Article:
2021 might only be a couple of months old, but I have already been overwhelmingly impressed with the standard of phone cameras that have passed over my desk.
With the lack of any big MWC smartphone showcase event so far this year, phone brands have been releasing new flagship devices at a different pace than normal. Instead of one big event heralding in the year’s devices, we’ve seen a smattering of solo events starting with Samsung in January and Oppo’s launch of the Find X3 Pro earlier this week.
The Samsung Galaxy S21 series (notably the Galaxy S21 Ultra), the Xiaomi Mi 11 and the aforementioned Find X3 Pro all have great screens, top-drawer chipsets and more RAM than is probably necessary for a best Android phone in 2021. However, they all stick out particularly for their cameras.
For many years the Google Pixel has sat at the top of our best camera phone list, batting off any competition with ease. There was even a time when the previous Pixel device could produce nicer photos than that year’s Galaxy phone, all because of the exceptional computational wizardry that went on behind the scenes.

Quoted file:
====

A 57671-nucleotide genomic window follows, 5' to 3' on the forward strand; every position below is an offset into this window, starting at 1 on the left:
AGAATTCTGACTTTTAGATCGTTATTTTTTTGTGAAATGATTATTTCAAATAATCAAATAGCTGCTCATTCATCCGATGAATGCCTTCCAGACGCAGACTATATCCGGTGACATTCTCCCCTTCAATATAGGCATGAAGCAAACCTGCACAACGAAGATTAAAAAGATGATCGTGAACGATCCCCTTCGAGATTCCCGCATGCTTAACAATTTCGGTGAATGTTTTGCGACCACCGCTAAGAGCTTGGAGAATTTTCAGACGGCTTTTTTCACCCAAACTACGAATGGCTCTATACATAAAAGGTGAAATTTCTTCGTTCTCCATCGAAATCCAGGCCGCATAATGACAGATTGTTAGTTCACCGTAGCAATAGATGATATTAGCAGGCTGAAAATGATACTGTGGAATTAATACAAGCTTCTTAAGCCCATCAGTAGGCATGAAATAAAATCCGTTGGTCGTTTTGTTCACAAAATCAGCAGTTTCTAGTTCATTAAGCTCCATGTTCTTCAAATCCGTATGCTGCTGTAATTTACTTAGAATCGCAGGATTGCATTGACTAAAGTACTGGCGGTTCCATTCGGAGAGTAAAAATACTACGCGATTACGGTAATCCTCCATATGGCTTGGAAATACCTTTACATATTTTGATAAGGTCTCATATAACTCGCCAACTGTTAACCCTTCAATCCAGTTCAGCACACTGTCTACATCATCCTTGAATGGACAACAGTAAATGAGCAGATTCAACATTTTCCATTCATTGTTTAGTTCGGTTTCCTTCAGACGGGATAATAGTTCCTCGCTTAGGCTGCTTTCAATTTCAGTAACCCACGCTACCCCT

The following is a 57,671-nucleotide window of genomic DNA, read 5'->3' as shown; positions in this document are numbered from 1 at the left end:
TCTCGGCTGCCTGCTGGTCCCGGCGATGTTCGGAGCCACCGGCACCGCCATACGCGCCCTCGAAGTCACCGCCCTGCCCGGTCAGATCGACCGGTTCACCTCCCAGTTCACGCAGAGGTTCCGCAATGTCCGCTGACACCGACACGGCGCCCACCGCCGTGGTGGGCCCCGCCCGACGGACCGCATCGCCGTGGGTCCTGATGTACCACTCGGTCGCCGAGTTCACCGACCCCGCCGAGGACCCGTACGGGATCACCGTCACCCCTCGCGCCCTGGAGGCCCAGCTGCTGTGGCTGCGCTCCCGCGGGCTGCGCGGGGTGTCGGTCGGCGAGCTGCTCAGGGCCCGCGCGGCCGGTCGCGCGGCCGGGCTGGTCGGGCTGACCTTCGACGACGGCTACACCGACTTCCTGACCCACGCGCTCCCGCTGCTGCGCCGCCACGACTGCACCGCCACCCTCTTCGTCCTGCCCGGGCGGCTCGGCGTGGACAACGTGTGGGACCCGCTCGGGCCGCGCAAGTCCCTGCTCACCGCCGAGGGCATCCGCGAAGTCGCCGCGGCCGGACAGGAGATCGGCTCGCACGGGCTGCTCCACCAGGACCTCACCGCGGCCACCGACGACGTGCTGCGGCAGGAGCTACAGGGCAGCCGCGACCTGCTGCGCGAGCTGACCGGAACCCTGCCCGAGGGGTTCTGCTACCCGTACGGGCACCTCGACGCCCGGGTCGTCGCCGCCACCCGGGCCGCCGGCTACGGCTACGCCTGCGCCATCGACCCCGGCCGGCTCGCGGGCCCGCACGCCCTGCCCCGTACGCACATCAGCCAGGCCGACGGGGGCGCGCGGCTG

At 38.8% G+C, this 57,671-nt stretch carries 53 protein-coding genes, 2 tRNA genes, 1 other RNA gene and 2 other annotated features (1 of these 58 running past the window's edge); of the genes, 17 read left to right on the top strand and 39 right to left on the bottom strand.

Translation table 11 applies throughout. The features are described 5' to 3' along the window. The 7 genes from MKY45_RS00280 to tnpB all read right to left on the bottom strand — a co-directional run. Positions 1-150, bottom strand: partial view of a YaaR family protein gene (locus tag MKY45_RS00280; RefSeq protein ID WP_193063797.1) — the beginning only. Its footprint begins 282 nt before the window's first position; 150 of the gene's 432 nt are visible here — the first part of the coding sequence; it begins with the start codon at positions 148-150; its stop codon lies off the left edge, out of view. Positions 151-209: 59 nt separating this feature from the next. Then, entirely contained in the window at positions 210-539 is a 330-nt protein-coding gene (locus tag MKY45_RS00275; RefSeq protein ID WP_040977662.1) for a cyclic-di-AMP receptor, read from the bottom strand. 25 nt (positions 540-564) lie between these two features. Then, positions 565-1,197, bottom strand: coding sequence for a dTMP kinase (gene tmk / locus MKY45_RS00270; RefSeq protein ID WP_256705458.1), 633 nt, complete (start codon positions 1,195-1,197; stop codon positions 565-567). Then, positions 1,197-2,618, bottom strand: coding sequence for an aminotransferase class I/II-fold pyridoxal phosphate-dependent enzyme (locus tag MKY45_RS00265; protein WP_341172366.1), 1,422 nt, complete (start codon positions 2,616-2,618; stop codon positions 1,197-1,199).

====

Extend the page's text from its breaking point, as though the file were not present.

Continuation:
This just isn’t the case anymore and if Google wants to be back at the top table of smartphone cameras the Pixel 6 needs to be a big step forward.
While Google has focussed on those AI skills; Samsung, Oppo and many others have all pushed ahead with higher megapixel cameras (mostly built by Sony and Samsung itself) and offering skills beyond your standard wide and ultra wide lenses. The Oppo Find X3 Pro, for example, has a microscopic camera for getting ridiculously close to a subject and the telephoto skills of the S21 Ultra outperform the competition. Simply put, it’s not enough anymore for Google to just focus on the main camera and expect its phone to stand out for that.
Now, I can probably give Google a free pass for the lack of innovation in 2020. This was an odd year, where it decided against focussing on the flagship market and instead went with the more modest Pixel 5. This had the same main 12MP sensor as the past few Pixel phones and while it took good and often great pictures, it was no longer standout.
What I really want to see from Google this year is for the Pixel line to take back that flagship camera crown – and as we have seen in the past it’s more than capable of doing so.
A new sensor, some zoom tricks and even more improvements to its AI computational backend. Could we see the year out with the Pixel back on top in terms of smartphone cameras? I really do hope so.
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